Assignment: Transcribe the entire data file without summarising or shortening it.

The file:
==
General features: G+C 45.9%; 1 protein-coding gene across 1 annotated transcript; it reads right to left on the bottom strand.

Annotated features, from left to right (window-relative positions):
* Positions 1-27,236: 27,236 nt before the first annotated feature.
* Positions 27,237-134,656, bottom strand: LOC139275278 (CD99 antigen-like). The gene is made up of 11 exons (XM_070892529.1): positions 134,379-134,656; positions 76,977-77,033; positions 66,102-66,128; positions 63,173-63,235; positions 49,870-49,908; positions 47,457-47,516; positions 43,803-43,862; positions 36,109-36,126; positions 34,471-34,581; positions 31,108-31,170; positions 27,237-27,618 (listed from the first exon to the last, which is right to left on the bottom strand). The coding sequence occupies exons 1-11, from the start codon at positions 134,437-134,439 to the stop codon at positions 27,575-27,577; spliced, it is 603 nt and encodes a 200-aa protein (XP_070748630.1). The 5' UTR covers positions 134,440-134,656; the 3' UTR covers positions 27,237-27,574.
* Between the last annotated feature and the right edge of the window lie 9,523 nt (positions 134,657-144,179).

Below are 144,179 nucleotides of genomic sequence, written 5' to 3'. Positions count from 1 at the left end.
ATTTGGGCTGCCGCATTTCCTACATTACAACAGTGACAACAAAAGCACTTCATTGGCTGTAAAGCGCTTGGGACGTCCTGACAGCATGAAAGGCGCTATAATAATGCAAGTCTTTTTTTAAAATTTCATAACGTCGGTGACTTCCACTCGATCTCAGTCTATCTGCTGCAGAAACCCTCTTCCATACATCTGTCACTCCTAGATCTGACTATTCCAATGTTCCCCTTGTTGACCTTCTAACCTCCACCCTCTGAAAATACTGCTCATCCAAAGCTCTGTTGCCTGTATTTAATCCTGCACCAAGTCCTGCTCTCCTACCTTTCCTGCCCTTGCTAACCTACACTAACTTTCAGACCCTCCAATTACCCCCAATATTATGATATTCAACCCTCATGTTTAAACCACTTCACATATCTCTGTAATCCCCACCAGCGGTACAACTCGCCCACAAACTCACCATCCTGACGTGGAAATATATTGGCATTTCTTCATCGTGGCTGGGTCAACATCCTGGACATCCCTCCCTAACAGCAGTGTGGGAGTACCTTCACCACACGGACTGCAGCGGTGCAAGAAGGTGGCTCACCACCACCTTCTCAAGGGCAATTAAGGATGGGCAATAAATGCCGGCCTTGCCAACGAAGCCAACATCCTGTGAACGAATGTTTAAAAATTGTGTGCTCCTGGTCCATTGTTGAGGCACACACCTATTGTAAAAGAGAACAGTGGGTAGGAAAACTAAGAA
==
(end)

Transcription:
General features: G+C 45.9%; 1 protein-coding gene across 1 annotated transcript; it reads right to left on the bottom strand.

Annotated features, from left to right (window-relative positions):
* Positions 1-27,236: 27,236 nt before the first annotated feature.
* Positions 27,237-134,656, bottom strand: LOC139275278 (CD99 antigen-like). The gene is made up of 11 exons (XM_070892529.1): positions 134,379-134,656; positions 76,977-77,033; positions 66,102-66,128; positions 63,173-63,235; positions 49,870-49,908; positions 47,457-47,516; positions 43,803-43,862; positions 36,109-36,126; positions 34,471-34,581; positions 31,108-31,170; positions 27,237-27,618 (listed from the first exon to the last, which is right to left on the bottom strand). The coding sequence occupies exons 1-11, from the start codon at positions 134,437-134,439 to the stop codon at positions 27,575-27,577; spliced, it is 603 nt and encodes a 200-aa protein (XP_070748630.1). The 5' UTR covers positions 134,440-134,656; the 3' UTR covers positions 27,237-27,574.
* Between the last annotated feature and the right edge of the window lie 9,523 nt (positions 134,657-144,179).

Below are 144,179 nucleotides of genomic sequence, written 5' to 3'. Positions count from 1 at the left end.
ATTTGGGCTGCCGCATTTCCTACATTACAACAGTGACAACAAAAGCACTTCATTGGCTGTAAAGCGCTTGGGACGTCCTGACAGCATGAAAGGCGCTATAATAATGCAAGTCTTTTTTTAAAATTTCATAACGTCGGTGACTTCCACTCGATCTCAGTCTATCTGCTGCAGAAACCCTCTTCCATACATCTGTCACTCCTAGATCTGACTATTCCAATGTTCCCCTTGTTGACCTTCTAACCTCCACCCTCTGAAAATACTGCTCATCCAAAGCTCTGTTGCCTGTATTTAATCCTGCACCAAGTCCTGCTCTCCTACCTTTCCTGCCCTTGCTAACCTACACTAACTTTCAGACCCTCCAATTACCCCCAATATTATGATATTCAACCCTCATGTTTAAACCACTTCACATATCTCTGTAATCCCCACCAGCGGTACAACTCGCCCACAAACTCACCATCCTGACGTGGAAATATATTGGCATTTCTTCATCGTGGCTGGGTCAACATCCTGGACATCCCTCCCTAACAGCAGTGTGGGAGTACCTTCACCACACGGACTGCAGCGGTGCAAGAAGGTGGCTCACCACCACCTTCTCAAGGGCAATTAAGGATGGGCAATAAATGCCGGCCTTGCCAACGAAGCCAACATCCTGTGAACGAATGTTTAAAAATTGTGTGCTCCTGGTCCATTGTTGAGGCACACACCTATTGTAAAAGAGAACAGTGGGTAGGAAAACTAAGAA